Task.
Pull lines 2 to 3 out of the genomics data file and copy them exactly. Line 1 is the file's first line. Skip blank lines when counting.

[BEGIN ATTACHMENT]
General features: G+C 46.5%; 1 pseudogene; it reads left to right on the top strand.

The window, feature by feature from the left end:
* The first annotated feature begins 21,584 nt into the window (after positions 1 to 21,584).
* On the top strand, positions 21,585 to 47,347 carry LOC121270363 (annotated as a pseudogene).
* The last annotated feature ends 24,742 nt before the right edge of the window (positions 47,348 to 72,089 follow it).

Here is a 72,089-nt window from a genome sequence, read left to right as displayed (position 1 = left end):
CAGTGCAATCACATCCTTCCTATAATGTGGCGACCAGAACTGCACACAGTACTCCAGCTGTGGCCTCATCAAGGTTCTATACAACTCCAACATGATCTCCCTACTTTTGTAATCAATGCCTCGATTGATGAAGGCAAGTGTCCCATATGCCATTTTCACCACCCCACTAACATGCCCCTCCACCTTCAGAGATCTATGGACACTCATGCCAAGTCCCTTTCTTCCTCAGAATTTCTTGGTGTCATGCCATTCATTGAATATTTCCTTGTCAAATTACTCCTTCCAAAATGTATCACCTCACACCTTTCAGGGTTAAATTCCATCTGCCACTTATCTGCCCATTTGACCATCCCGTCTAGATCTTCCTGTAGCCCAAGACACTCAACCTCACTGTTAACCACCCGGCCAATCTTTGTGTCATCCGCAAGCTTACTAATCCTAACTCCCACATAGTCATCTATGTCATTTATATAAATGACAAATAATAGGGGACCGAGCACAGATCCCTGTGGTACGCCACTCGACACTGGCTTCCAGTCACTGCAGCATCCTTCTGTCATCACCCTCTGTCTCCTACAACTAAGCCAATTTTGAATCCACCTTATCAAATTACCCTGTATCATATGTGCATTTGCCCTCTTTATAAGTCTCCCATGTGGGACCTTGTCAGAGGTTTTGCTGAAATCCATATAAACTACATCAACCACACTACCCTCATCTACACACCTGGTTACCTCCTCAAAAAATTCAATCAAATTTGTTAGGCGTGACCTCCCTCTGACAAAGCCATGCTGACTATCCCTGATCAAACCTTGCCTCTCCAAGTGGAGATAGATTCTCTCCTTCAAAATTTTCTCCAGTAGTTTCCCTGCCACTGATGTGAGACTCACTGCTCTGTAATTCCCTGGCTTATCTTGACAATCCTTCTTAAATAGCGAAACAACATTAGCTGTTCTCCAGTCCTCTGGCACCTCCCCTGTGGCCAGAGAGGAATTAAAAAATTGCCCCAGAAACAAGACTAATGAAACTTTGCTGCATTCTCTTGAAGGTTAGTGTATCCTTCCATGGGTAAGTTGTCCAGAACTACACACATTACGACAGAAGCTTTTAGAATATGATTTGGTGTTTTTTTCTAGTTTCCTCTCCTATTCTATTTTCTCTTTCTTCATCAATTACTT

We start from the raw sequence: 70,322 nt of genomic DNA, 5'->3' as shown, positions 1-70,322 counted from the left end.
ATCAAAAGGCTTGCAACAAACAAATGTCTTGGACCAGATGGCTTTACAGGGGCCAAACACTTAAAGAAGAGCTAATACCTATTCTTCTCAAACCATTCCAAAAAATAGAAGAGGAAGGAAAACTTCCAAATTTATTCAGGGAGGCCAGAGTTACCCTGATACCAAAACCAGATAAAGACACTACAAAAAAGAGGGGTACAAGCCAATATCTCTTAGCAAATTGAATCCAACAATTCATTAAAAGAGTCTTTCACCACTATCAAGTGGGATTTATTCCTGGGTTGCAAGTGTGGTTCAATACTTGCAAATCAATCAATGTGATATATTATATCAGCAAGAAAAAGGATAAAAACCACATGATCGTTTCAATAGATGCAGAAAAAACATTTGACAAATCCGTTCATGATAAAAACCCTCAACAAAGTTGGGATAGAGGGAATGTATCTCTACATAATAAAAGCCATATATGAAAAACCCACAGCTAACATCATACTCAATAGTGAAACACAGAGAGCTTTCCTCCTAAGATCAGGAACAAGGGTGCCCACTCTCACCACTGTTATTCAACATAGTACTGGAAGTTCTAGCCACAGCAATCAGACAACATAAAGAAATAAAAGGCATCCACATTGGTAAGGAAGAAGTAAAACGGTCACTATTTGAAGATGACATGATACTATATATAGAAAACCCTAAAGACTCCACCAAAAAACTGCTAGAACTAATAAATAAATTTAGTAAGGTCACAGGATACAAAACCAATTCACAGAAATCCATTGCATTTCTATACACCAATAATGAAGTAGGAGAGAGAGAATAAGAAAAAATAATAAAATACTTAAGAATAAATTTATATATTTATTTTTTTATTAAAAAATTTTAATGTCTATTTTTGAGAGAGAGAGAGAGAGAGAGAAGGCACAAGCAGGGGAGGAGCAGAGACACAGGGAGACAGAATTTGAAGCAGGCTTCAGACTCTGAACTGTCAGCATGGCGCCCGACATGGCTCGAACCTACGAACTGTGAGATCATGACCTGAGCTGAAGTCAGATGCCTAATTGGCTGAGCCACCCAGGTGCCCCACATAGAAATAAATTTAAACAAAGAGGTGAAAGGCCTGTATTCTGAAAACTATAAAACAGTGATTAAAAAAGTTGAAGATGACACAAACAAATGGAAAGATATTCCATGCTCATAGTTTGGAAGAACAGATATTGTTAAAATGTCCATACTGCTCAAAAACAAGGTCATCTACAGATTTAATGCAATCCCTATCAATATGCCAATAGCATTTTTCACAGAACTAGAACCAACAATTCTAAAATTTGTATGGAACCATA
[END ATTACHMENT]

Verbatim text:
The window, feature by feature from the left end:
* The first annotated feature begins 21,584 nt into the window (after positions 1 to 21,584).